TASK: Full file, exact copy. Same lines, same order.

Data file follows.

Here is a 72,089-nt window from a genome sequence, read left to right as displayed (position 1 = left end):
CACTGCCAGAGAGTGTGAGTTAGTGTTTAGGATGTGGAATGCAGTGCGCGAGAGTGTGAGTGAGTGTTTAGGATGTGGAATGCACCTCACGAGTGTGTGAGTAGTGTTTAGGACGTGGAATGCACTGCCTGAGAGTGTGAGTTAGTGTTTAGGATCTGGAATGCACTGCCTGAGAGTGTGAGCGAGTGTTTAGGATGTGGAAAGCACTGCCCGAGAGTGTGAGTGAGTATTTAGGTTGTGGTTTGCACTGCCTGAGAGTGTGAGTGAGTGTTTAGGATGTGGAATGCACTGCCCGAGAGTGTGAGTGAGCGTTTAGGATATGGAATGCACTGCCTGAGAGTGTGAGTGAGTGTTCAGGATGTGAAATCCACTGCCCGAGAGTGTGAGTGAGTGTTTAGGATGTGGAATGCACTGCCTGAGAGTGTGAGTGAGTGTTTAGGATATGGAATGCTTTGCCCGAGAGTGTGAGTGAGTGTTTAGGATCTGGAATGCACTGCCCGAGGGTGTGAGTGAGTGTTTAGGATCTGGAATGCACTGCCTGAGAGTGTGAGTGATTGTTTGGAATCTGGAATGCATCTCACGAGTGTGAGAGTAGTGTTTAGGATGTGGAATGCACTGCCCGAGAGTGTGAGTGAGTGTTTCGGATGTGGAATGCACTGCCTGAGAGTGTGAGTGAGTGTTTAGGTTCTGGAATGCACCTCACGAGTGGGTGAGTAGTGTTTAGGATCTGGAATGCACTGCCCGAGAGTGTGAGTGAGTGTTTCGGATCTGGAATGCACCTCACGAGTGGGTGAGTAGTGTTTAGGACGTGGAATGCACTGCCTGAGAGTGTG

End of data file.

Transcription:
Here is a 72,089-nt window from a genome sequence, read left to right as displayed (position 1 = left end):
CACTGCCAGAGAGTGTGAGTTAGTGTTTAGGATGTGGAATGCAGTGCGCGAGAGTGTGAGTGAGTGTTTAGGATGTGGAATGCACCTCACGAGTGTGTGAGTAGTGTTTAGGACGTGGAATGCACTGCCTGAGAGTGTGAGTTAGTGTTTAGGATCTGGAATGCACTGCCTGAGAGTGTGAGCGAGTGTTTAGGATGTGGAAAGCACTGCCCGAGAGTGTGAGTGAGTATTTAGGTTGTGGTTTGCACTGCCTGAGAGTGTGAGTGAGTGTTTAGGATGTGGAATGCACTGCCCGAGAGTGTGAGTGAGCGTTTAGGATATGGAATGCACTGCCTGAGAGTGTGAGTGAGTGTTCAGGATGTGAAATCCACTGCCCGAGAGTGTGAGTGAGTGTTTAGGATGTGGAATGCACTGCCTGAGAGTGTGAGTGAGTGTTTAGGATATGGAATGCTTTGCCCGAGAGTGTGAGTGAGTGTTTAGGATCTGGAATGCACTGCCCGAGGGTGTGAGTGAGTGTTTAGGATCTGGAATGCACTGCCTGAGAGTGTGAGTGATTGTTTGGAATCTGGAATGCATCTCACGAGTGTGAGAGTAGTGTTTAGGATGTGGAATGCACTGCCCGAGAGTGTGAGTGAGTGTTTCGGATGTGGAATGCACTGCCTGAGAGTGTGAGTGAGTGTTTAGGTTCTGGAATGCACCTCACGAGTGGGTGAGTAGTGTTTAGGATCTGGAATGCACTGCCCGAGAGTGTGAGTGAGTGTTTCGGATCTGGAATGCACCTCACGAGTGGGTGAGTAGTGTTTAGGACGTGGAATGCACTGCCTGAGAGTGTG